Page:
By Warwick Smith, University of Melbourne
Treasurer Joe Hockey is experiencing difficult times. Deteriorating terms of trade and an uncooperative senate mean that he cannot deliver the surplus when he said he would and he cannot continue to cut government expenditure without risking a recession.
I have some comforting news for Joe Hockey: the importance of the whole deficit/surplus thing has been greatly exaggerated – with a lot of help from Joe himself of course. The focus on deficits and surpluses distracts us from what’s really important in the macro economy.
Hockey and Abbott are very fond of using household analogies when discussing government finances – Hockey again compared Australia’s economy to a household budget in his Mid-Year Economic and Fiscal Outlook. However, a government that is sovereign with respect to its own fiat currency bears no resemblance at all to a household. Such a government creates the money we all use, either physically on a printing press or, more importantly, electronically in the accounts of financial institutions.
Licence to print money
Everyone understands that governments can create money. Most people also understand that governments don’t just create all the money they need for all the things people want because it would cause inflation. Inflation is the devaluation of money. If you have a really good season for growing apples and there is a glut, the price of apples falls. Similarly, if you have a glut of money, the price of money falls. That’s inflation.
So, here lies the key insight. Inflation is the limiting factor for government expenditure, not taxes or borrowing. A government that can create money doesn’t need your money from taxation or from borrowing in order to spend. There is no limit to how much money a sovereign government can spend, but if government spending plus private spending exceeds the productive capacity of the economy then you get inflation.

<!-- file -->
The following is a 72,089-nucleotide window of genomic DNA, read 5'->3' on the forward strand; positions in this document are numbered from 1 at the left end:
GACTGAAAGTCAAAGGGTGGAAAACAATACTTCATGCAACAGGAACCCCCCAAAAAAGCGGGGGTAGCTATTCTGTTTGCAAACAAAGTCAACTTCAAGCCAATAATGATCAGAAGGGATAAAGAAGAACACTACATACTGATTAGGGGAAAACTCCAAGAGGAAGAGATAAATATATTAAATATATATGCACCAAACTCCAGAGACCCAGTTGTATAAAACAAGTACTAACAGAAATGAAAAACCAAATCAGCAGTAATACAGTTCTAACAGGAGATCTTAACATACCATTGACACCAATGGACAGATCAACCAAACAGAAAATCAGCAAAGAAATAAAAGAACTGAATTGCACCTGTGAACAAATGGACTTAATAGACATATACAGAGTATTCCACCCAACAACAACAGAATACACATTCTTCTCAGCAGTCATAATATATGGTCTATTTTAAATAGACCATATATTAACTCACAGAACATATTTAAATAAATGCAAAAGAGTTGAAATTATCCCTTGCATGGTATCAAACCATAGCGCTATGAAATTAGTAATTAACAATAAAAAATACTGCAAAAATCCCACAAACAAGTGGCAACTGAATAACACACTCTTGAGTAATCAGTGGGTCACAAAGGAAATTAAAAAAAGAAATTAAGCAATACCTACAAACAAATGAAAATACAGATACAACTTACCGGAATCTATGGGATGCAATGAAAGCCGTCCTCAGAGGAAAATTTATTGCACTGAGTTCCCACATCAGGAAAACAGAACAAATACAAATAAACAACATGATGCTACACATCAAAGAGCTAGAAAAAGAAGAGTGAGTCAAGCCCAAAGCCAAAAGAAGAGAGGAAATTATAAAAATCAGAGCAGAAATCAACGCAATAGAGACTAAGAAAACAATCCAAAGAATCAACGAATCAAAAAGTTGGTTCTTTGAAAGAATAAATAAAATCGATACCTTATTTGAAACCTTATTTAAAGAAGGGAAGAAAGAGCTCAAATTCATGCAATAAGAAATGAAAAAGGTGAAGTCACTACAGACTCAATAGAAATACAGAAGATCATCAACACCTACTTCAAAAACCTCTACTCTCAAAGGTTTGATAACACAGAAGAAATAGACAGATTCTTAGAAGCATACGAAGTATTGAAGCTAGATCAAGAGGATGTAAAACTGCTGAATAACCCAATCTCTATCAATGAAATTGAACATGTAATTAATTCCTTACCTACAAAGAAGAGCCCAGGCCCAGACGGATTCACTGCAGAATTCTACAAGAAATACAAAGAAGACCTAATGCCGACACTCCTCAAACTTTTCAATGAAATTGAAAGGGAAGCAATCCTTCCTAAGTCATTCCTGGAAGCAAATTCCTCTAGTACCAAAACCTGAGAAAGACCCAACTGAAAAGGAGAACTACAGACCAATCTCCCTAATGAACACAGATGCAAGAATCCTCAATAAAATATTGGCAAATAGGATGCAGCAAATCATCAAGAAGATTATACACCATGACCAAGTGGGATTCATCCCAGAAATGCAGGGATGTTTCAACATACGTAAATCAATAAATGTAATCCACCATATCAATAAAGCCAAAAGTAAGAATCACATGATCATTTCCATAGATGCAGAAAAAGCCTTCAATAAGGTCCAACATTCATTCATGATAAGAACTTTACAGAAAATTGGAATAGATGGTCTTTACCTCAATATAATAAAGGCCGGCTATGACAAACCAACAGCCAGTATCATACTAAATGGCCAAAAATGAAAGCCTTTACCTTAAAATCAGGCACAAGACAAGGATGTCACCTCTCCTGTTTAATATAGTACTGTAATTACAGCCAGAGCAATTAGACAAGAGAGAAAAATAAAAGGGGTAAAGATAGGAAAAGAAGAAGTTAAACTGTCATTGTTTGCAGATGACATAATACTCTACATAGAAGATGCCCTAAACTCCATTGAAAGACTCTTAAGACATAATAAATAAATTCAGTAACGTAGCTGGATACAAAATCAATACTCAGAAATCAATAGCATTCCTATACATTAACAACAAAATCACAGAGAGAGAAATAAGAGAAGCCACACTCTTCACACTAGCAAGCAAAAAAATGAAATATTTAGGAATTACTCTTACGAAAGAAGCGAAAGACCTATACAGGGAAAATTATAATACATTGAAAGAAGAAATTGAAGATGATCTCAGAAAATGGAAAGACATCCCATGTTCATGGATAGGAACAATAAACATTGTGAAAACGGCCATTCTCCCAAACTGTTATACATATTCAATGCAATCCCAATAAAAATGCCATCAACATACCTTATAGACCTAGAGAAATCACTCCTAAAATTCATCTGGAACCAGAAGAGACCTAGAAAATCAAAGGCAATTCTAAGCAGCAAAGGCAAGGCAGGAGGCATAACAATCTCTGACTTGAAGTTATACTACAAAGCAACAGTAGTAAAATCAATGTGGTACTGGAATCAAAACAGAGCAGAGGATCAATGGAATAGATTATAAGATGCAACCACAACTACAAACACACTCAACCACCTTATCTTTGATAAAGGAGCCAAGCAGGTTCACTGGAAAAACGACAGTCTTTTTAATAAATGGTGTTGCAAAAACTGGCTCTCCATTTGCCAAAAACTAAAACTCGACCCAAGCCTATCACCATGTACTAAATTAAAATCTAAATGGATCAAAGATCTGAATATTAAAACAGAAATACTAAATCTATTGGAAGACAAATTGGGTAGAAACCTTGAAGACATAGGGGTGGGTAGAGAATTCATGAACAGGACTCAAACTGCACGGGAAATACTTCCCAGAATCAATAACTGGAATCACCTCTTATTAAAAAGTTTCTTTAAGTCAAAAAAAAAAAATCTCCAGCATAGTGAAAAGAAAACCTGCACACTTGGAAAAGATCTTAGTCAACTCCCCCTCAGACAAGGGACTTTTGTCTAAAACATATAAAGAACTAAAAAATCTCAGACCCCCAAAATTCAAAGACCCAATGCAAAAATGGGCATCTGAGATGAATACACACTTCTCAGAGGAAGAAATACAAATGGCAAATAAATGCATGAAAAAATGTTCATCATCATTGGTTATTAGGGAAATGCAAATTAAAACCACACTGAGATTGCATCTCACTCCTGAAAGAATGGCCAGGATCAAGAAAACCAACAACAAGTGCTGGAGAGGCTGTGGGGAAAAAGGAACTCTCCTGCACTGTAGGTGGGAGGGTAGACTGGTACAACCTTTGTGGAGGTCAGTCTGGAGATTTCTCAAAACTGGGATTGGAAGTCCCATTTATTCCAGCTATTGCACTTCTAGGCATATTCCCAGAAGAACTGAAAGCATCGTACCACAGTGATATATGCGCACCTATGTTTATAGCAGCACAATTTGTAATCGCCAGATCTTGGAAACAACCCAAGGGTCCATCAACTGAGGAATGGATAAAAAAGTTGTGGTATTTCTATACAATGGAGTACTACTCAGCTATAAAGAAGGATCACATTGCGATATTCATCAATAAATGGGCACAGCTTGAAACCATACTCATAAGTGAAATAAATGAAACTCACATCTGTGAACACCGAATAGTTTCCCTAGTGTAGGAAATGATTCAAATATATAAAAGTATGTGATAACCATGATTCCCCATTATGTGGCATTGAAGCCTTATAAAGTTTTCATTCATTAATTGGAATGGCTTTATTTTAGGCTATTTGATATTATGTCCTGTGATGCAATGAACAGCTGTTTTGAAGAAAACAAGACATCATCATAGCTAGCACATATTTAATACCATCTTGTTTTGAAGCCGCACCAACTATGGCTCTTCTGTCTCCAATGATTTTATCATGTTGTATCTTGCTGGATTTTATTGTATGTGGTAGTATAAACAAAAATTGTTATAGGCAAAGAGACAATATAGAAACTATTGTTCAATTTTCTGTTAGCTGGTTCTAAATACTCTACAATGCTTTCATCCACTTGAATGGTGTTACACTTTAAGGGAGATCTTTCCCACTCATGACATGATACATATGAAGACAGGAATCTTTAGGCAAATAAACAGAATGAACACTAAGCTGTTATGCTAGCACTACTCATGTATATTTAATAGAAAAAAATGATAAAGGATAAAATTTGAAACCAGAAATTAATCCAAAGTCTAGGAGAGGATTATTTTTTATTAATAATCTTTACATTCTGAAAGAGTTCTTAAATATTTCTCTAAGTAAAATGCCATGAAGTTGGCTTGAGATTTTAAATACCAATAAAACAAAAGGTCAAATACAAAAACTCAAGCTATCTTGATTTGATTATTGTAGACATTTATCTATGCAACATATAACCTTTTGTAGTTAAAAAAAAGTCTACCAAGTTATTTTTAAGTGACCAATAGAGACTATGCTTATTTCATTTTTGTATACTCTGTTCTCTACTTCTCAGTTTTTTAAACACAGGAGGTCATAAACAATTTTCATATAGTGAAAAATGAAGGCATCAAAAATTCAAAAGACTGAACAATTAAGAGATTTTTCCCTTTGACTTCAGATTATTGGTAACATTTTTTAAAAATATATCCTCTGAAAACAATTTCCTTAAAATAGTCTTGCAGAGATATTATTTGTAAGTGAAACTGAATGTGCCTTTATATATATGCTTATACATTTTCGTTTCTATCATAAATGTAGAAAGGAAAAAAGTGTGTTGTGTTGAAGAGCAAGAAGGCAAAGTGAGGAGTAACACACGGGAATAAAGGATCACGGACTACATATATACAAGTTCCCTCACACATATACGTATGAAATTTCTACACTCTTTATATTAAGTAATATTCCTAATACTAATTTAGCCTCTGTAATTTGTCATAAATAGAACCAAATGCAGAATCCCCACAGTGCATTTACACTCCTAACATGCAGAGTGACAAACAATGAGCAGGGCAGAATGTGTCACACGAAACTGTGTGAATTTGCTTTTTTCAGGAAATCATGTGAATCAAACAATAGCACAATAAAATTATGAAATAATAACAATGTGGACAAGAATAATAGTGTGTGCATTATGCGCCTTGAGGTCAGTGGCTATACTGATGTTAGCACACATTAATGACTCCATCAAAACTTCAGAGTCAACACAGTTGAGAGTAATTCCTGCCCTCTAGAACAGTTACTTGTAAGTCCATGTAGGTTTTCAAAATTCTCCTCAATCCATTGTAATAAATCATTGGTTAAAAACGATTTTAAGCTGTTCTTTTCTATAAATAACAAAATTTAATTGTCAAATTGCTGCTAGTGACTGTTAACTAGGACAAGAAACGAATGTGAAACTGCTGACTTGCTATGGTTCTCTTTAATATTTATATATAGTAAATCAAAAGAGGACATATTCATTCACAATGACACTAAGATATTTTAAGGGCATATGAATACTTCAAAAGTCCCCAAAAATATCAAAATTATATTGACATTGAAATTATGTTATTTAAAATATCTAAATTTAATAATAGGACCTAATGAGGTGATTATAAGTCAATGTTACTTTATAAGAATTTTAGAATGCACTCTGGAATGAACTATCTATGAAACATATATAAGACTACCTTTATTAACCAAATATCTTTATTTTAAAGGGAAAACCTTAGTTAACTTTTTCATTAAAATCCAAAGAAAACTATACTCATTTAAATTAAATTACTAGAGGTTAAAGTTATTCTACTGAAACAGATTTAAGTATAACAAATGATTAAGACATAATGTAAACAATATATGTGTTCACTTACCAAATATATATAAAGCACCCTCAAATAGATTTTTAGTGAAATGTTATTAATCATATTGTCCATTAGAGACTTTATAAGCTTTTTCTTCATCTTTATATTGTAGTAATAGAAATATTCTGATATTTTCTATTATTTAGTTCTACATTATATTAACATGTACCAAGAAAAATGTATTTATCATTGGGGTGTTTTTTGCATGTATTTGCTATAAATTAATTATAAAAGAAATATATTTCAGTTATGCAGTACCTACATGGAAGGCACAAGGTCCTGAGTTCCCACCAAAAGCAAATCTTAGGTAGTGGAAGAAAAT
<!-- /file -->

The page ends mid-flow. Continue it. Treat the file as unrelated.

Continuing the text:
The real calculation faced by government should not be about how much money the government has – it has an infinite amount. The calculation should be about the capacity of the economy to absorb government spending without driving inflation.
Seeking a balanced budget and automatically borrowing any deficit spending (as we currently do) is an effective but unsophisticated way of ensuring government spending doesn’t cause runaway inflation. Taxes and government borrowing remove money from the private sector, creating space for government spending (which injects money into the private sector). Remember, the government does not have to borrow or tax in order to finance spending because they can create money.
The slowing Australian economy combined with the dramatic fall in global oil prices mean that inflation is set to fall and unemployment is rising. This is precisely the kind of environment into which the federal government could spend without borrowing (i.e. create money). Times like these represent opportunities for the government to finance productivity improving infrastructure and provide much needed services for nothing. I know it sounds too good to be true but this is the reality of a fiscally sovereign government.
The government could spend more
Can the government just spend as much as it wants on whatever it wants? Of course not, the result would be out-of-control inflation. Can it spend a lot more than it currently is without substantial negative consequences? Absolutely.